Haringey has the third highest loss of council homes in London, according to government statistics.

Over the past two years, Haringey Council has sold 250 council homes under the Right to Buy scheme, but built no new homes with the money received from the sales.

The scheme, under which council tenants can buy their homes at a discount of up to £100,000, was a flagship policy of former Conservative prime minister Margaret Thatcher.

Councils are required to use the money gained from the sales to build new homes within three years.

But Councillor Sarah Elliott, leader of the Haringey Liberal Democrats, said: “The last council home was built in Haringey 26 years ago. So it is disappointing but not surprising that Haringey Labour have been so poor at using the money from right to buy homes to build more council homes.”

She added:  “Labour keep making promises to tackle the affordable housing crises in Haringey while failing to meet their own targets for affordable homes delivered on private developments.  

"It is time they stopped talking and took some action to deliver the affordable homes and council homes local people need.”

Paul Burnham, of campaign group Haringey Defend Council Housing, said that the issue of wasted Right to Buy receipts was a “long-running scandal”.

He said: “The receipts have never been reinvested in new council housing, as was promised. I’m upset to hear that this is still continuing. It’s essential that the receipts in Haringey are invested in new council housing.”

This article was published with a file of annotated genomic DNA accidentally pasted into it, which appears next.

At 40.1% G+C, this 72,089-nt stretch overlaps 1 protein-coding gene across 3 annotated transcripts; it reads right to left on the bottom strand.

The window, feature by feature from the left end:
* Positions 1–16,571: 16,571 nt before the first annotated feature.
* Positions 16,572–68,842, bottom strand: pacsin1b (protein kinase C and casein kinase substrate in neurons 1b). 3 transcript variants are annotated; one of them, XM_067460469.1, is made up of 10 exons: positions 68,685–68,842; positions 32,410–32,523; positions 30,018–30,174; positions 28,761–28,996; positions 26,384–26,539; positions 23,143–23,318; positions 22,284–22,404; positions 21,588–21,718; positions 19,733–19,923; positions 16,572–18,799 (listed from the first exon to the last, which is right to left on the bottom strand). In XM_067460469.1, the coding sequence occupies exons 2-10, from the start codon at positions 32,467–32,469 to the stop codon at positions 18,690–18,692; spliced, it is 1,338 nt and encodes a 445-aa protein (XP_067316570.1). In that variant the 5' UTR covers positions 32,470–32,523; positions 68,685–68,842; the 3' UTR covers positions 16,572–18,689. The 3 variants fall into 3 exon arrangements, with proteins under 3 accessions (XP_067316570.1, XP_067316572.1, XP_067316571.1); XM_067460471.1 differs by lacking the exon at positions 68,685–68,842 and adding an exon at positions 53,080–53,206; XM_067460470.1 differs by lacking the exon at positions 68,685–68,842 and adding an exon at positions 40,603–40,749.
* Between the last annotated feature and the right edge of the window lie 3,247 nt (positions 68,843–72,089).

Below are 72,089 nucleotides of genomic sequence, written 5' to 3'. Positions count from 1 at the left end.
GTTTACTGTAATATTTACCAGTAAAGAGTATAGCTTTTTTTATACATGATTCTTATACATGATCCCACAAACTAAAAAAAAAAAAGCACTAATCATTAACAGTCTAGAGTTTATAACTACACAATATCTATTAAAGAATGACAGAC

A spokesman for Haringey Council said the receipts would not go unspent.

He said: “We’re committed to building new high-quality homes to meet rising demand – including 250 new council homes and a range of other affordable options.

“We are currently considering the best way to invest receipts from Right to Buy sales in projects that will bring forward more affordable housing in Haringey.”

Across London, 4,912 council homes have been sold under Right to Buy over the last two years, with building work starting on 667 replacement homes in the same period.

Darren Johnson, London Assembly Green Party member, called for councils to be allowed to borrow more money in order to invest more in building houses.

He added: “Fewer low rent homes will drive more low paid people out of London.”